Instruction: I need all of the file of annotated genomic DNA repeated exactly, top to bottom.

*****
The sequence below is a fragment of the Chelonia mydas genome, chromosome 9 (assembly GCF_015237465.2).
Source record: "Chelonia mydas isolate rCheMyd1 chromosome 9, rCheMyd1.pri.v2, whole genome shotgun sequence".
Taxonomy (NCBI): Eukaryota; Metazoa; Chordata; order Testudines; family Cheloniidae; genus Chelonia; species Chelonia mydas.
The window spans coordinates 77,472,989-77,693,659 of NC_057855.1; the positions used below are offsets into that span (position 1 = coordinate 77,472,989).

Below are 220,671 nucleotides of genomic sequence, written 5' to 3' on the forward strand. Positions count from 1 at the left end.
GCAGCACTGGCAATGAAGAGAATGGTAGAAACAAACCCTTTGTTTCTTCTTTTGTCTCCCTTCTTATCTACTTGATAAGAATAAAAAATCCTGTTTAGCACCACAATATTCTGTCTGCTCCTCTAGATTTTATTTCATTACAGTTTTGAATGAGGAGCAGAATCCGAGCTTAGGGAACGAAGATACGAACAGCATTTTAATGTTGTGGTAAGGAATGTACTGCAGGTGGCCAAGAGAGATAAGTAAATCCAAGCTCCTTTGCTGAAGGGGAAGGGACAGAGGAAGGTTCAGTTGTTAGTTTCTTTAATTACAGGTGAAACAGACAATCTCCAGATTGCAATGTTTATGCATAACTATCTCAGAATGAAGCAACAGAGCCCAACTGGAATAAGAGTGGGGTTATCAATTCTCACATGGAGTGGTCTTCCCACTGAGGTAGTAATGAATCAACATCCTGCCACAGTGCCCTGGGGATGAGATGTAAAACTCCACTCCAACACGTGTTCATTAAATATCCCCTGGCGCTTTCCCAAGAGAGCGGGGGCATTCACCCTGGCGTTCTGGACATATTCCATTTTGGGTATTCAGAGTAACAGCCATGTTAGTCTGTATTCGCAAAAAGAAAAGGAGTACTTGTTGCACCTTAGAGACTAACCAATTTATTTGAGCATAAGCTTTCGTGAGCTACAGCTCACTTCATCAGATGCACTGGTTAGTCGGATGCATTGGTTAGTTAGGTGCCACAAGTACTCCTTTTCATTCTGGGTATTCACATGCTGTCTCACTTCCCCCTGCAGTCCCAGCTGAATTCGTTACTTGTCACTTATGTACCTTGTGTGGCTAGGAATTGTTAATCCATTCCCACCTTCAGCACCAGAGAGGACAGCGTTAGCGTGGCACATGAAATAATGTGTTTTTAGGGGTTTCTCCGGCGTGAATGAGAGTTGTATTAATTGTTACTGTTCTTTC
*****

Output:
The sequence below is a fragment of the Chelonia mydas genome, chromosome 9 (assembly GCF_015237465.2).
Source record: "Chelonia mydas isolate rCheMyd1 chromosome 9, rCheMyd1.pri.v2, whole genome shotgun sequence".
Taxonomy (NCBI): Eukaryota; Metazoa; Chordata; order Testudines; family Cheloniidae; genus Chelonia; species Chelonia mydas.
The window spans coordinates 77,472,989-77,693,659 of NC_057855.1; the positions used below are offsets into that span (position 1 = coordinate 77,472,989).

Below are 220,671 nucleotides of genomic sequence, written 5' to 3' on the forward strand. Positions count from 1 at the left end.
GCAGCACTGGCAATGAAGAGAATGGTAGAAACAAACCCTTTGTTTCTTCTTTTGTCTCCCTTCTTATCTACTTGATAAGAATAAAAAATCCTGTTTAGCACCACAATATTCTGTCTGCTCCTCTAGATTTTATTTCATTACAGTTTTGAATGAGGAGCAGAATCCGAGCTTAGGGAACGAAGATACGAACAGCATTTTAATGTTGTGGTAAGGAATGTACTGCAGGTGGCCAAGAGAGATAAGTAAATCCAAGCTCCTTTGCTGAAGGGGAAGGGACAGAGGAAGGTTCAGTTGTTAGTTTCTTTAATTACAGGTGAAACAGACAATCTCCAGATTGCAATGTTTATGCATAACTATCTCAGAATGAAGCAACAGAGCCCAACTGGAATAAGAGTGGGGTTATCAATTCTCACATGGAGTGGTCTTCCCACTGAGGTAGTAATGAATCAACATCCTGCCACAGTGCCCTGGGGATGAGATGTAAAACTCCACTCCAACACGTGTTCATTAAATATCCCCTGGCGCTTTCCCAAGAGAGCGGGGGCATTCACCCTGGCGTTCTGGACATATTCCATTTTGGGTATTCAGAGTAACAGCCATGTTAGTCTGTATTCGCAAAAAGAAAAGGAGTACTTGTTGCACCTTAGAGACTAACCAATTTATTTGAGCATAAGCTTTCGTGAGCTACAGCTCACTTCATCAGATGCACTGGTTAGTCGGATGCATTGGTTAGTTAGGTGCCACAAGTACTCCTTTTCATTCTGGGTATTCACATGCTGTCTCACTTCCCCCTGCAGTCCCAGCTGAATTCGTTACTTGTCACTTATGTACCTTGTGTGGCTAGGAATTGTTAATCCATTCCCACCTTCAGCACCAGAGAGGACAGCGTTAGCGTGGCACATGAAATAATGTGTTTTTAGGGGTTTCTCCGGCGTGAATGAGAGTTGTATTAATTGTTACTGTTCTTTC